How to Gain Weight in 2 Weeks by Eating

Avocado is a nutrient-rich, energy-dense food.

Avocado is a nutrient-rich, energy-dense food.

While most people want to prevent weight gain, there are some who want to put weight on. The key to gaining weight is to stick to a nutritious diet and eat more calories. Rather than eating high-sugar, high-fat foods to pack on the pounds, opt for energy-dense foods that are high in calories and nutrient-rich. That way, you'll achieve your goal of gaining weight in two weeks without sacrificing your health.

Step 1

Increase your caloric intake. One pound of body weight is equal to 3,500 calories. That means, to gain 2 pounds in two weeks, you need to increase your daily caloric intake by 500 calories.

Step 2

Eat more often. It's hard to take in enough calories when you limit yourself to three meals a day. Eat three to four meals a day, plus three to four substantial snacks.

Step 3

Snack often. Keep nuts, dried fruit, containers of yogurt and cottage cheese and protein-rich smoothie ingredients on hand.

Step 4

Increase portion size. At each meal, eat more than you normally would. Have an extra serving of lean chicken breast, another slice of whole-grain bread or an extra serving of your morning oatmeal.

Step 5

Choose nutritious, energy-dense foods. Energy-density is a measure of how may calories a food has per gram or other measurement. The more calories it has, the more energy dense it is. With 9 calories per gram, fat is the most energy-dense food. But not all fats are equal. Choose heart-healthy unsaturated fats such as olive and canola oil, rather than saturated fats such as butter. Nuts and nut butters and full-fat dairy are other energy-dense foods. To increase the energy-density of your meal, drizzle olive oil over lightly steamed green beans, blend cashews into a smoothie, dip apple slices in nut butter and drink a glass of whole milk with each meal.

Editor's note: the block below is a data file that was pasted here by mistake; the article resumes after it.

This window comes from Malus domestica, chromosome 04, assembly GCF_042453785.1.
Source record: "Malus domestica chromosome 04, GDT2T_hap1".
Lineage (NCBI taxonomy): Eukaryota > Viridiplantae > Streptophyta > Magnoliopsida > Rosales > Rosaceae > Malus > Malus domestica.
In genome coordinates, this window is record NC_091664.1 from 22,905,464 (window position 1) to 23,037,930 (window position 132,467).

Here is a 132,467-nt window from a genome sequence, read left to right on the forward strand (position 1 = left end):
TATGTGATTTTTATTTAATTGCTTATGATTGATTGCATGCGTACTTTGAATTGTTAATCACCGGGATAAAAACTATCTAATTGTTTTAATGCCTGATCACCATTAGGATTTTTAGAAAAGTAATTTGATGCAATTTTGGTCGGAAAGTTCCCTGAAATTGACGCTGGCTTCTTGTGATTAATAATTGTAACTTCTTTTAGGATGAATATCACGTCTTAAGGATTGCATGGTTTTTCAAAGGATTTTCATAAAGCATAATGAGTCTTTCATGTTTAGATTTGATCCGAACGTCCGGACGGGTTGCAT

• It's important to continue to exercise while you attempt to gain weight. Strength training will ensure that the extra calories you're taking in become muscle, not fat. A few sessions of moderate cardiovascular exercise each week will keep your heart and lungs healthy.


  • Consult your doctor before beginning a weight-gain diet plan.

About the Author

Jody Braverman is a professional writer and editor based in Atlanta. She studied creative writing at the American University of Paris and received a Bachelor of Arts in English from the University of Maryland. She also received personal trainer certification from NASM and her 200-hour yoga teacher certification from YogaWorks.

Photo Credits

  • Zedcor Wholly Owned/ Images